Health Care Affidavits: an Unfair Barrier to our Justice System?

To bring an action against a health care provider for damages or personal injury, a Missouri statute requires plaintiffs file health care affidavits stating that they have a written opinion of a legally qualified health care expert who believes the provider's failure to provide reasonable care caused or contributed to the damages claimed in the lawsuit. Section 538.225, RSMo. 2000. In cases against multiple defendants with multiple specialties, the requirement of a "legally qualified health care provider" who actively practices "substantially the same specialty" as each defendant can present quite a financial burden. Current Missouri law requiring these affidavits may create arbitrary barriers to the courts which are especially onerous for those who cannot afford to pay experts out of pocket.

Article I, § 14 of the Missouri Constitution, commonly known as the "open courts" provision, states "[t]hat the courts of justice shall be open to every person, and certain remedy afforded for every injury to person, property or character, and that right and justice shall be administered without sale, denial or delay." Mo. I, § 14. Missouri's judicial system is the primary means through which Missouri citizens can protect their rights. The Missouri Constitution's "open courts" provision seeks to ensure that all citizens have the chance to protect their rights and seek remedies for injuries in court. In 2000, the Missouri Supreme Court held that, "[p]ut most simply, article I, section 14 'prohibits any law that arbitrarily or unreasonably bars individuals or classes of individuals from accessing our courts in order to enforce recognized causes of action for personal injury.'" Kilmer v. Mun, 17 S.W.3d 545, 549-50 (Mo. 2000) (quoting Wheeler v. Briggs, 941 S.W.2d at 515 (Holstein, C.J., dissenting)).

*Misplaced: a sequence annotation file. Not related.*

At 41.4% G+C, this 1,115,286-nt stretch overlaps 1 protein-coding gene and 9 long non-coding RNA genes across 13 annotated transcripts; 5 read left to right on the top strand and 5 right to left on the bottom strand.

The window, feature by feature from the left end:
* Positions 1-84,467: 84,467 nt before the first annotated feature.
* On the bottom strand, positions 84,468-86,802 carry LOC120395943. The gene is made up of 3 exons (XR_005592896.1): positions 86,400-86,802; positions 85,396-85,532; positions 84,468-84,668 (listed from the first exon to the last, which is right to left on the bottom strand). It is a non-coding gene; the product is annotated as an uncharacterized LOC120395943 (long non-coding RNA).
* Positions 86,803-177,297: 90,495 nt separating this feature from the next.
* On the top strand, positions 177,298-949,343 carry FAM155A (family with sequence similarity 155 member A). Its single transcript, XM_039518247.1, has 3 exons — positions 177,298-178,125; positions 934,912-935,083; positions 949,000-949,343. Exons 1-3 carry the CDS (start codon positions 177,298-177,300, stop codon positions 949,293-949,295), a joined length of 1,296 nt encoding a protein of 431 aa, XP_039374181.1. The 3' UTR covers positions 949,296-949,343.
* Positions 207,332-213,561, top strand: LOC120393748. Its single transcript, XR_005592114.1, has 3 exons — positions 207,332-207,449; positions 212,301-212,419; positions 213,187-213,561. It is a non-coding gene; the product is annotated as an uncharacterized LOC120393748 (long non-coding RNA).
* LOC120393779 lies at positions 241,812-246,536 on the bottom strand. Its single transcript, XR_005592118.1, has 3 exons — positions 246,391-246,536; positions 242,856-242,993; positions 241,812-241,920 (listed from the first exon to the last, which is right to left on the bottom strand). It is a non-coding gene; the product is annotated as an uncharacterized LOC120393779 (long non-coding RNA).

While Missouri courts will continue to wrestle with the question of the medical affidavit requirement's constitutionality, the requirement has profound and immediate effects. Most significantly, plaintiffs with meritorious claims must consider the costs of obtaining medical affidavits before filing their claim. Many of these victims have endured mounting medical bills which prevent them from paying experts out of pocket. Piling further costs on these victims prior to giving them a chance to be compensated for their injuries only further restricts their access to the courts and their ability to protect themselves.

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